As we count down to the Game of Thrones series finale, we're looking back at the most pivotal moments of the show's first seven seasons.
As the final episodes of Game of Thrones roll out, the fandom is already going into mourning. Though there is a prequel in development, the truth is that viewers will almost certainly never see anything like this again. The series was communal viewing in a time of the great unbundling, a show that grew the audience every season it's been on the air for eight seasons running. It was no small feat, especially considering the show spanned an era of overall retraction of viewership across the TV landscape. And it’s all thanks to the show's greatest year, Season 1, and most successful adaptation moment, Ned's death.
When the first A Song of Ice & Fire novel, A Game of Thrones, arrived in 1996, it took the tropes of high fantasy and smashed them. After decades of stories in which the honorable, heroic white male patriarch survived against all the odds to win the day and become a benevolent ruler, Martin took reader expectations and used them to hide the impending surprise death of Ned Stark. It’s the critical moment in the series that hooks the reader. Bran’s tumble out the window is surprising, but the magical abilities that arise afterward were enough to seat it within an expected set of fantasy tropes. Ned’s death had no precedent. Suddenly the story was decentered, and anything could happen. Anyone could be killed.
Ned's death isn't an easy thing to pull off. Martin used the assumptions of fantasy readers to help himself along, but they weren't his only tool. The most effective is his use of the first-person perspective, telling the story through the eyes of an unreliable narrator wearing the blinders of self-righteous belief in his own inherent goodness. But readers don’t know that. Since events are only seen through his eyes and the eyes of his children, who have never questioned his teachings, the sheer scale of danger Ned's surrounded by never fully registers, and even when the edges slide into view, it’s dismissed. After all, Ned is the hero. He will be fine. Until he’s not.
By adapting the story for the small screen, showrunners Benioff and Weiss were at a disadvantage. Television does not allow for a blinder-wearing first-person perspective. The third-person perspective was an overall boon for Game of Thrones, doing great things for characters like Margaery, softening Sansa and Theon’s choices, and allowing a more nuanced characterization of Cersei Lannister earlier than one gets on the page. Unfortunately, it also revealed how dumb Ned was in those early episodes.
Without the constant reinforcement of his self-righteous interior monologue, fans could see right through him. No one thought to make “Stupid Ned Stark” memes until the story was put on screen.
And yet, by using the norms of TV casting and advertising choices, the show managed to recreate that same sense of diamond-plated plot armor around his character. Despite everything, Ned’s death was a shock for the ages.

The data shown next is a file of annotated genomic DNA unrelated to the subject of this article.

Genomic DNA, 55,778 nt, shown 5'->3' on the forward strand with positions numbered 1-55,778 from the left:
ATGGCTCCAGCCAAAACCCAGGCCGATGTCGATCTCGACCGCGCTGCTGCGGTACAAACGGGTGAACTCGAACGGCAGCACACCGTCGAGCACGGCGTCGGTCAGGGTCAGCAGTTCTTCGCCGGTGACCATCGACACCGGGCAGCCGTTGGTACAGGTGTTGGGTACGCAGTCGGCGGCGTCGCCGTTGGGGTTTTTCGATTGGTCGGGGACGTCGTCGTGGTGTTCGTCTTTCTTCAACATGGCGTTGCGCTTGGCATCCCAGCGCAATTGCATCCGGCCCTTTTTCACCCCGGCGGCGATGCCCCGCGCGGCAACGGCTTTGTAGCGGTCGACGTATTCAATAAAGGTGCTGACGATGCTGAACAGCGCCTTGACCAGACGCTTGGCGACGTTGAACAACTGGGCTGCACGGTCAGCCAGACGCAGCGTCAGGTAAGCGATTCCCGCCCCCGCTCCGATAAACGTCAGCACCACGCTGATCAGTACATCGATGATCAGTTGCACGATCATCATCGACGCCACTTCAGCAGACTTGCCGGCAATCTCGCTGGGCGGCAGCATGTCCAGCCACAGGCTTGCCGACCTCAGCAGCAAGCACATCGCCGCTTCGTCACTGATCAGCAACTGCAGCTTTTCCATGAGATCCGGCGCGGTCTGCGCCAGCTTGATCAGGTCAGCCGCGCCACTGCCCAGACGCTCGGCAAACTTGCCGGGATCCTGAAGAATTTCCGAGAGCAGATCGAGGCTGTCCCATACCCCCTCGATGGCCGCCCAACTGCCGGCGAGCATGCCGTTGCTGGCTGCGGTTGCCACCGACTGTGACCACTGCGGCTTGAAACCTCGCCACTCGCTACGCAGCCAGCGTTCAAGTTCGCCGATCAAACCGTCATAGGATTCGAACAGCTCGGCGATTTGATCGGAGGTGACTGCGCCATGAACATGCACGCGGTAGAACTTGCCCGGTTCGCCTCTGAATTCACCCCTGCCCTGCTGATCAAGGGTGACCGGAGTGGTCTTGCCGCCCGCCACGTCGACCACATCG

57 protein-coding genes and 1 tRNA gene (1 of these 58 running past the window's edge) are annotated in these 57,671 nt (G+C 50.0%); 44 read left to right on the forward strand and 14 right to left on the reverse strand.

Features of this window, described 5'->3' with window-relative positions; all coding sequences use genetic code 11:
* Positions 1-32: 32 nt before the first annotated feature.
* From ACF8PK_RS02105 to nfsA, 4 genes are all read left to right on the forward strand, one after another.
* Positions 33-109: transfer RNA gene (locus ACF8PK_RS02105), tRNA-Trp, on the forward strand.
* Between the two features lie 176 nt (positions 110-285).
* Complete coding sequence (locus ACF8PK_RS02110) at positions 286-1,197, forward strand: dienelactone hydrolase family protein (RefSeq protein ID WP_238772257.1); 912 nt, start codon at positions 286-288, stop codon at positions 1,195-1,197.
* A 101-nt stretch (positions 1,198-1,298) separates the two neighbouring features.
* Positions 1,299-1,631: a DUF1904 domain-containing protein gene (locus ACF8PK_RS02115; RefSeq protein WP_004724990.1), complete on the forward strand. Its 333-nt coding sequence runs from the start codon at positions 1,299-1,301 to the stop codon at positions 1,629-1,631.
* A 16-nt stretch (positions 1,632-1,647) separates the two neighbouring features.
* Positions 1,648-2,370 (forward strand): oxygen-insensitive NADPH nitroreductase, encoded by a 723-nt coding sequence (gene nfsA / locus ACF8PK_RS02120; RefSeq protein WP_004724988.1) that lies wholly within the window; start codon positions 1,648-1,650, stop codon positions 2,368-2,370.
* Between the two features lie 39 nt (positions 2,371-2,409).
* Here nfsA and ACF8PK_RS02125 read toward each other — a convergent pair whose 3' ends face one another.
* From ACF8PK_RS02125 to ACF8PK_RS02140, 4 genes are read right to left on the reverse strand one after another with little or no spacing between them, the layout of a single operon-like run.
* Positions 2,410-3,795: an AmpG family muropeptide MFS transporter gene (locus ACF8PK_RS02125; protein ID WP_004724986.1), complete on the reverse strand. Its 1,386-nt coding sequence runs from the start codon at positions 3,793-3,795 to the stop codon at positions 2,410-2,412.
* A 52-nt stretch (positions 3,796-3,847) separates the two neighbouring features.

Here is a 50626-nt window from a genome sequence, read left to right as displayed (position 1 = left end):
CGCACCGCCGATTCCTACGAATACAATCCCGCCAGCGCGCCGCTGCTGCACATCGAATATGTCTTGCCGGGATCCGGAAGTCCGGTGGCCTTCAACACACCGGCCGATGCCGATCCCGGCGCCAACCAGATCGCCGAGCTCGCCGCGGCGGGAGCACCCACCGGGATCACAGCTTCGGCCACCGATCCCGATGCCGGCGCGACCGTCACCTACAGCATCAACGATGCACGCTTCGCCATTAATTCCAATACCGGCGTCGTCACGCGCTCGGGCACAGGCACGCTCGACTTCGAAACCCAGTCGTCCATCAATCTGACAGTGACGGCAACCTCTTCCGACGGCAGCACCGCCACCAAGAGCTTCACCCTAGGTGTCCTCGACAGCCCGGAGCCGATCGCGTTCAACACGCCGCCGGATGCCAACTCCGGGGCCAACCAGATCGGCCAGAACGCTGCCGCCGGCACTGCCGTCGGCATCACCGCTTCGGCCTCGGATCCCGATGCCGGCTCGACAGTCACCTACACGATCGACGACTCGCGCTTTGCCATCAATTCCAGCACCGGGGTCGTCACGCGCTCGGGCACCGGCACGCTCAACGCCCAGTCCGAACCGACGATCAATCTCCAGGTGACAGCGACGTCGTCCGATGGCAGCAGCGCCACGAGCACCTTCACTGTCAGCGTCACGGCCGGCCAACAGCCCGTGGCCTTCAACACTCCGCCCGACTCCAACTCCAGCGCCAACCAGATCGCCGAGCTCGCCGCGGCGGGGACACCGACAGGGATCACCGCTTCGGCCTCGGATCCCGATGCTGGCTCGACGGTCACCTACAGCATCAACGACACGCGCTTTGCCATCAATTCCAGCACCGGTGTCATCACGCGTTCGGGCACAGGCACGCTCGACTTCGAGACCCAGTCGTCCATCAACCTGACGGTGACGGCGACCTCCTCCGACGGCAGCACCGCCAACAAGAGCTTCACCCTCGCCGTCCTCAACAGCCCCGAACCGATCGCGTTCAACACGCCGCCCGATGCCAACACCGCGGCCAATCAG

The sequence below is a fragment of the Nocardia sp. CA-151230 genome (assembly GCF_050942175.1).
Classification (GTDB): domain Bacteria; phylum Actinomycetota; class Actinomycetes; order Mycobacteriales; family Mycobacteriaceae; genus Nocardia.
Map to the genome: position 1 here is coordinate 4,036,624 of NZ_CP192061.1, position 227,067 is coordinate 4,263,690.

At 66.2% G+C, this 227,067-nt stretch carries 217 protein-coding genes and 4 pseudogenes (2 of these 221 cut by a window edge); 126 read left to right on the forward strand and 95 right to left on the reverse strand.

When Game of Thrones first cast the pilot back in 2009, most of the actors and actresses in it were relative unknowns, especially in the United States. Mark Addy was best known for The Full Monty. Peter Dinklage had been on Nip/Tuck, but most knew him for the infamous rant from Living in Oblivion. In the recasting, the series added Michelle Fairey, a working actress since the 1980s, but her roles over here were in PBS staples or minor parts in Harry Potter.
Then there was Sean Bean, cast as Ned Stark. Bean wasn’t just famous, he was movie-star famous, having appeared in everything from James Bond to The Lord of the Rings. His casting was an anchor one would expect from a fantasy TV show. One could almost hear the wording an entertainment outlet like Variety would use: “HBO has greenlit Game of Thrones, a Sean Bean fantasy vehicle. ...”
The production leaned into it, hard. Bean was plastered all over the promotional key art, seated on the Iron Throne, holding a greatsword, the world on shoulders. It was his face on the side of the bus as it drove by, his face on the billboards on the side of the highway. Bean’s interviews led off the coverage in entertainment magazines and websites. It was his show.
It was the TV equivalent of A Game of Thrones using the assumptions of readers that the white male hero will survive no matter what. After all, TV is TV, and no small-screen series that just invested a massive budget into the first season gets rid of the one A-lister in the cast everyone recognizes before it is over. No one kills off the character whose face is on the side of the bus. Until they did, shocking viewers who were not used to having their assumptions used against them like that. It was so effective, even while Ned stood on that headsman’s platform, fans believed he would somehow get out of it.
It wasn’t the only time the series managed to pull off a death so shocking. The production managed to succeed in fooling viewers with the Red Wedding, and even to a decent extent with Jon Snow’s death in Season 5. But that first one, when so many had not read the books, and so few understood what was coming, was the moment when the show really nailed what it was like to read Martin’s series.
Game of Thrones won't be the only adaptation of A Song of Ice and Fire. In this era of reboots and remakes, we will be lucky if the series is off the air for a full decade before someone revisits it. But, with the show as big as it is, and the story as widely known now, no one will ever be able to pull off that type of shock for Ned's death ever again.